I received an email from Vanguard with their investor analysis. It boiled down to median investor info, kind of useless, culminating in an investor action guide. The guide recommends that increased use of active funds will outperform index funds. Do these guys even remember Jack Bogle?
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Re: Vanguard Investor Action Guide

Post by stan1 »

A reminder that Vanguard is a for profit business not a charity. They advertise their money making products like any other for profit company would do. Fidelity advertises their active funds also.
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Re: Vanguard Investor Action Guide

Post by JoMoney »

Vanguard is owned by/run for the benefit of it's mutual funds, to provide marketing and other administrative services to the funds.
Those funds include active funds, that's always been the case.

In principal, the mutual fund owners own the funds which own Vanguard, but there are layers of principal-agent problems in there, and the agents running things might have interests that conflict with your own.

For people who want to own active mutual funds, Vanguard might be a very good low-cost choice.
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Re: Vanguard Investor Action Guide

Post by Tamales »

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Re: Vanguard Investor Action Guide

Post by Cheez-It Guy »

Something was going on with thread combination while this was posted. It's now irrelevant in current context.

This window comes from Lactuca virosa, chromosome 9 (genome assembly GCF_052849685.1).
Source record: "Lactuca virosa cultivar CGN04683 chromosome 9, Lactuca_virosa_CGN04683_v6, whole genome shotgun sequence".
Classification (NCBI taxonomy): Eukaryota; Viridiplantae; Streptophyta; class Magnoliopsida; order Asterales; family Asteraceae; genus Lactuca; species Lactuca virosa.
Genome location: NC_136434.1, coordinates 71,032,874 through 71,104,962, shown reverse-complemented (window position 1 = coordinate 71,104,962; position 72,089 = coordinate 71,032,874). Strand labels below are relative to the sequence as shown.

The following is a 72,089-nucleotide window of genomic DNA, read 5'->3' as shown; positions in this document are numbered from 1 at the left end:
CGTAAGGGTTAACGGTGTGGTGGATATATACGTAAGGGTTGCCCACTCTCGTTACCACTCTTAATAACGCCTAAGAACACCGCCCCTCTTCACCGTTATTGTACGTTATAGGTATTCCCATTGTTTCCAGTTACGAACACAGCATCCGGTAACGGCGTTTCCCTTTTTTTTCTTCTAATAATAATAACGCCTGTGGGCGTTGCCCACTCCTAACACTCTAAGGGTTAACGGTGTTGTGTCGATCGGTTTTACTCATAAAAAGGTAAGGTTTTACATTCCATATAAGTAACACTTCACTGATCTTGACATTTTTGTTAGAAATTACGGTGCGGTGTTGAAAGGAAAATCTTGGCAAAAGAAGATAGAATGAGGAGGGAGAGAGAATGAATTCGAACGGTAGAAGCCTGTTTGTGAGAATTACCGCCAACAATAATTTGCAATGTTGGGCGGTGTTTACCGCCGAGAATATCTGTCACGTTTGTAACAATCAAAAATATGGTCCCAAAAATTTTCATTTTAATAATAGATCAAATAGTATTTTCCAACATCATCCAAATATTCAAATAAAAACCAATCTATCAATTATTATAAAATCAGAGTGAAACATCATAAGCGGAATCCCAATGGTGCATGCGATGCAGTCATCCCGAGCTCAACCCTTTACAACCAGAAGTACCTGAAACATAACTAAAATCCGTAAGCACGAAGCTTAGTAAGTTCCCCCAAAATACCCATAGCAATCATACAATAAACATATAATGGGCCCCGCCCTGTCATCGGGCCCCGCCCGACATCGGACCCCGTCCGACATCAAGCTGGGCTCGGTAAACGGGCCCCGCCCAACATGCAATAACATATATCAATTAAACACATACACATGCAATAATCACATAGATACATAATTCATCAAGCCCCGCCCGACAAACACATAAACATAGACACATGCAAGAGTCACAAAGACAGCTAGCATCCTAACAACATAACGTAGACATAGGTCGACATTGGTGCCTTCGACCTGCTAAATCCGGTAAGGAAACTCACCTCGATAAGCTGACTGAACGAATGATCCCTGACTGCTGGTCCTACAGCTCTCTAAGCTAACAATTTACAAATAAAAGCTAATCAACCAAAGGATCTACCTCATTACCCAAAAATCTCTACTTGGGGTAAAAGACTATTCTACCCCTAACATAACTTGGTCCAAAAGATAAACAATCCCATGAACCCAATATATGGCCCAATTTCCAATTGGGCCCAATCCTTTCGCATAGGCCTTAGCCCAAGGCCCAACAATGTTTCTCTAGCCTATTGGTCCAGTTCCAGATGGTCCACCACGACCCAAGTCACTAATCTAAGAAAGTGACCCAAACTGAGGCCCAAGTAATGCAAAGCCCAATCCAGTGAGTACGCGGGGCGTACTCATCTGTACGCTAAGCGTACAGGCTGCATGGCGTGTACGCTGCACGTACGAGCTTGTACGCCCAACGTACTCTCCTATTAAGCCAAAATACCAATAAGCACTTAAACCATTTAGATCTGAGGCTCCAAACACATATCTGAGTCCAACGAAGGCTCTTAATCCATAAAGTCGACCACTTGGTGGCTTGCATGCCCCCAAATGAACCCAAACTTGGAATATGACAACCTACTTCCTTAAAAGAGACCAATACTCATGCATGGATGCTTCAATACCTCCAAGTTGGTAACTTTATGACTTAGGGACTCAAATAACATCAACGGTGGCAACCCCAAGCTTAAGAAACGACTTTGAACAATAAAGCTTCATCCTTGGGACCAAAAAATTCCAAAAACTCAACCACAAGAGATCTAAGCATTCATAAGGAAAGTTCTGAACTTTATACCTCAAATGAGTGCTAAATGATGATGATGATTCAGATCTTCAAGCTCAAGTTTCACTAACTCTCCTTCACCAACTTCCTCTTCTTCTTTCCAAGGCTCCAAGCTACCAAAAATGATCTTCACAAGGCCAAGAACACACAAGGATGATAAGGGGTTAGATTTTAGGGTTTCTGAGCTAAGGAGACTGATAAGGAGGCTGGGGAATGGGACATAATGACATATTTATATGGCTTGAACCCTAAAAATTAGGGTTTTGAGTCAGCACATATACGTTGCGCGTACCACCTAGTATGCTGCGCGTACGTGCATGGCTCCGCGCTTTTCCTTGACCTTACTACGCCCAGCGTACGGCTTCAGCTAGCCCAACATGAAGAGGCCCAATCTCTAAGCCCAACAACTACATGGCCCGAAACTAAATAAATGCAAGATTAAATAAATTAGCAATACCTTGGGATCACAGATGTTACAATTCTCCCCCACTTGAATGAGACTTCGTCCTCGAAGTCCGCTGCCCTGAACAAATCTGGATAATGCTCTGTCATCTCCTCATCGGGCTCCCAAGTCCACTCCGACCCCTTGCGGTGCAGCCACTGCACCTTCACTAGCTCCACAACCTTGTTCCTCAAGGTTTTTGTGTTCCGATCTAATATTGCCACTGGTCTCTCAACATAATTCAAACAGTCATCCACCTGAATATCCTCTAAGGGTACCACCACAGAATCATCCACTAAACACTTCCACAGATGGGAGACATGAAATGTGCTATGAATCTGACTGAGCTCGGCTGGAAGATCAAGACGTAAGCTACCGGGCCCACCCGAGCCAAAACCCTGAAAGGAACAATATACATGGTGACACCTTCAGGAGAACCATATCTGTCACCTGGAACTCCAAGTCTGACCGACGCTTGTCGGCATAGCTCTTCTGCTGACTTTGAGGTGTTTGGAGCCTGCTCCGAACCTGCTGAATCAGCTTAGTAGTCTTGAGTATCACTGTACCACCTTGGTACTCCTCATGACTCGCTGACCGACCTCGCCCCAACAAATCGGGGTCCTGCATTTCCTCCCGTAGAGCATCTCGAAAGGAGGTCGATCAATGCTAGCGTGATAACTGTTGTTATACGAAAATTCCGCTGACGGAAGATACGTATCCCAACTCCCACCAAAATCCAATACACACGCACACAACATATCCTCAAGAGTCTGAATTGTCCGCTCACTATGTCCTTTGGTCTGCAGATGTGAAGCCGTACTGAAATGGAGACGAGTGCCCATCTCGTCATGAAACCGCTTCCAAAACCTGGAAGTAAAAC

Last edited by Cheez-It Guy on Fri Dec 04, 2020 7:45 pm, edited 1 time in total.
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Re: Vanguard Investor Action Guide

Post by grabiner »

MaxRN wrote: Fri Dec 04, 2020 10:09 am I received an email from Vanguard with their investor analysis. It boiled down to median investor info, kind of useless, culminating in an investor action guide. The guide recommends that increased use of active funds will outperform index funds. Do these guys even remember Jack Bogle?
The actual quote is more reasonable: "Consider complementing index holdings with low-cost active strategies to further diversify your portfolio. They may even offer the potential for outperformance." The potential for outperformance is certainly there, and "low-cost" is an important part of the recommendation; many Bogleheads own funds such as Wellington and Wellesley in IRAs.

However, "further diversify" is not correct, or only technically correct. I believe that the only asset class in which Vanguard offers an active fund but no index fund is high-yield corporate bonds. You can diversify your portfolio into everything else with your choice between index and active funds: a Vanguard indexer can index US stocks, international stocks, REITs, Treasury bonds, corporate bonds, GNMAs, and municipal bonds.

My own non-index holdings are factor funds, which are passive but not indexed. I hold Vanguard Factor Value ETF (VFVA) and iShares MSCI Factor Value ETF (IVLU), not for diversification, but because they give me better exposure to value than the available value indexes.
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Re: Vanguard Investor Action Guide

Post by grabiner »

Another interesting note from the article is the relationship between age and asset allocation. The median Vanguard investor under 40 is 90% stock, decreasing only to 60% at age 67 and staying constant beyond that point.

However, this is a misleading median for the older investors, because some retired investors are investing for themselves, and others are investing for their heirs or charity. 25% of investors 70 and older are more than 80% stock, which only makes sense if they expect to spend half the money or less.